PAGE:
EXAIR Chip Trappers Make Short Work of Coolant Maintenance

“Build a better mousetrap, and the world will beat a path to your door,” words attributed to Ralph Waldo Emerson, means that even if there are established methods of doing something, an improved method will garner success.  It may or may not be true with mousetraps – there are over 4,400 U.S. patents for various designs. The tried-and-true spring loaded bar on a small wood plank seems to still be the most popular by far, however. Likely due to its simplicity, availability, and low cost.

There are also a good many machines on the market to clean & filter machine tool coolant.  Some are made to be permanent attachments to the coolant sump for continuous filtration.  Others are made for portability, and are used to pump out the sump, filter the coolant, and pump it back in.  These can be impressively comprehensive, and that’s often reflected in the knowledge required to operate them, as well as the price tag.

Like anything else, if you need all the “bells and whistles,” I’m sure those machines are worthy every penny.  If you just want clean coolant and you have a few minutes to spare every week or so, look no further than the EXAIR Chip Trapper System.  Here’s how it works:

  • Roll the Chip Trapper to your machine.
  • Pump the coolant out of your sump, stirring it with the pickup wand to get chips & debris sucked up with the coolant.
  • Pump the filtered coolant back in to your sump.
  • If you’ve got another machine tool, roll the Chip Trapper over to it, and repeat.  If not, you’re done.  Unless the Filter Bag’s full, in which case, you’ll want to empty it for the next time.

The vacuum hose (1) is attached to the barbed connection of the Chip Trapper (2). The directional flow control valve on the top of the drum (3) and knob on the pump (4) are set to the “fill” position. The air supply valve is opened to permit compressed air at 80-100 psig (5.5-6.9 BAR) to flow through the pump which pulls the liquid through the hose, then into the reusable filter bag (5). When all liquid is in the drum, the air supply is turned off. The filtered liquid can then be pumped out by setting the directional flow control valve on top of the drum and the knob on the pump to the “empty” position. Once the air supply valve is opened, the air pushes the liquid back through the hose while all solids remain in the reusable filter bag.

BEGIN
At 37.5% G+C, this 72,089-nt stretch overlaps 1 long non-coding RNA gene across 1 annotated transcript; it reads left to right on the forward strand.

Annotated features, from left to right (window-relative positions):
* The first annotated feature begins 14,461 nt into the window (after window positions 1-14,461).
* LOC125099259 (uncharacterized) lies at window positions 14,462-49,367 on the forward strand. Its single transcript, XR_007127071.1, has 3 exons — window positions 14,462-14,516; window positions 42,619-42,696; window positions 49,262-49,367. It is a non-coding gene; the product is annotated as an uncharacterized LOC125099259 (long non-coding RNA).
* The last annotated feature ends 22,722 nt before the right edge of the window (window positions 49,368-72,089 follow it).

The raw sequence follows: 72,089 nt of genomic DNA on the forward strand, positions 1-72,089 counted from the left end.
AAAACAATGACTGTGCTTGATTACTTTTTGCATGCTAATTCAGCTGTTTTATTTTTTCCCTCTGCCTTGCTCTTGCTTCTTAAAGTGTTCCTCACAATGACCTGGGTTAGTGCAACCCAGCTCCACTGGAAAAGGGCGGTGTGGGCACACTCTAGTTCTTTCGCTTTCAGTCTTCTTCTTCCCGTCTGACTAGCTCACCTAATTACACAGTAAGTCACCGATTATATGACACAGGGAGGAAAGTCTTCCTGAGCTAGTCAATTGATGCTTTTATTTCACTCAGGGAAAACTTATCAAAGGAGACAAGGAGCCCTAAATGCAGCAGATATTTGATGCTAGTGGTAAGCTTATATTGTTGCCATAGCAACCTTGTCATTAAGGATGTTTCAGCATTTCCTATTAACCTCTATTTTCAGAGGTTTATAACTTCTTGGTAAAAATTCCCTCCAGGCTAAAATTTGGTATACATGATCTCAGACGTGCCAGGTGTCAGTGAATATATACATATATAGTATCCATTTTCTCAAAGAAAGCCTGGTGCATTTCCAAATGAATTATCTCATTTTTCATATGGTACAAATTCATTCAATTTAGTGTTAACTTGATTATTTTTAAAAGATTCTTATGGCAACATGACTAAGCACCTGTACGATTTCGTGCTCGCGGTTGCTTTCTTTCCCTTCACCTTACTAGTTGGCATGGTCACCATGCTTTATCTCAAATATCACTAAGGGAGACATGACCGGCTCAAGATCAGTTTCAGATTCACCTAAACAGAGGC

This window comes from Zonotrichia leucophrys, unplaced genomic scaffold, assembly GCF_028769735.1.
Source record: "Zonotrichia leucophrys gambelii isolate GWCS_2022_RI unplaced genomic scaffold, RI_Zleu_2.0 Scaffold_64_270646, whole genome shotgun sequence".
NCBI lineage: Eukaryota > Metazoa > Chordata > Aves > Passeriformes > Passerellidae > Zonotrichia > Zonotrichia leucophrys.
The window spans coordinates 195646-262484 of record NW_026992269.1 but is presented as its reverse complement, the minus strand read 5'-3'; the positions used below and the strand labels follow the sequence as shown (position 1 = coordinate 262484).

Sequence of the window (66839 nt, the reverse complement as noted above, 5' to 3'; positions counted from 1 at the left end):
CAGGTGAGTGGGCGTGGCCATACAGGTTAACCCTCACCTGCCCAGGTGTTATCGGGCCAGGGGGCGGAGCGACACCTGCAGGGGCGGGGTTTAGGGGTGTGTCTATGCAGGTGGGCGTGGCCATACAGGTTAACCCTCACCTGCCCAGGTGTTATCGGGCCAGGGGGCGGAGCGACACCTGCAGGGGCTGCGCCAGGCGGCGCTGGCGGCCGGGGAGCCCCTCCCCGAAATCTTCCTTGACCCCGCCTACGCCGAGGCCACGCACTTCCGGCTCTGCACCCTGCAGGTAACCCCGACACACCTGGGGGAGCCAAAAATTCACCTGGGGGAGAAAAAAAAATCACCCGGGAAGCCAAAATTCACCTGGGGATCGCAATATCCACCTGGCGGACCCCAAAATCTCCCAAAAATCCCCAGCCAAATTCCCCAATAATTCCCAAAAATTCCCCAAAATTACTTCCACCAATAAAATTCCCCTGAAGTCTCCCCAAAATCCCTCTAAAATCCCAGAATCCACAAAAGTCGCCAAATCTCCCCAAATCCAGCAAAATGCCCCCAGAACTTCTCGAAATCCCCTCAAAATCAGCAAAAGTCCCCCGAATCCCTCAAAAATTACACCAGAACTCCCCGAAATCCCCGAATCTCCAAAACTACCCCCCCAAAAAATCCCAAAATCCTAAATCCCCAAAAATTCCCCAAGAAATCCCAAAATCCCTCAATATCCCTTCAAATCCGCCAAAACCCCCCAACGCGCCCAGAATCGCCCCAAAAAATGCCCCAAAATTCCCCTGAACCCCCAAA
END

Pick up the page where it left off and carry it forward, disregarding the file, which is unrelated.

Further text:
There’s no moving parts, and it’s compressed air operated, so there’s nothing to wear out or burn out.  If you keep on top of emptying and cleaning the Filter Bag, the Chip Trapper will operate darn near indefinitely, maintenance free.  Oh, and to explain why I started this blog with the quote I referenced, the folks at Design News Magazine thought it was so innovative, they gave it their “Golden Mousetrap” Award when we rolled them out.  Since then, we’ve incorporated three sizes for 30, 55, and 110 gallon drums.  We also developed a High Lift version that generates 180″ H2O suction lift, for when the standard Chip Trapper‘s 96″ H2O lift isn’t enough.

EXAIR Corporation has a long history of making compressed air products that help a wide variety of industries get the most out of their processes, and the Chip Trapper is one of the most visible, and successful, examples of that.  If you’d like to find out more, give me a call.

Russ Bowman
Application Engineer
EXAIR Corporation
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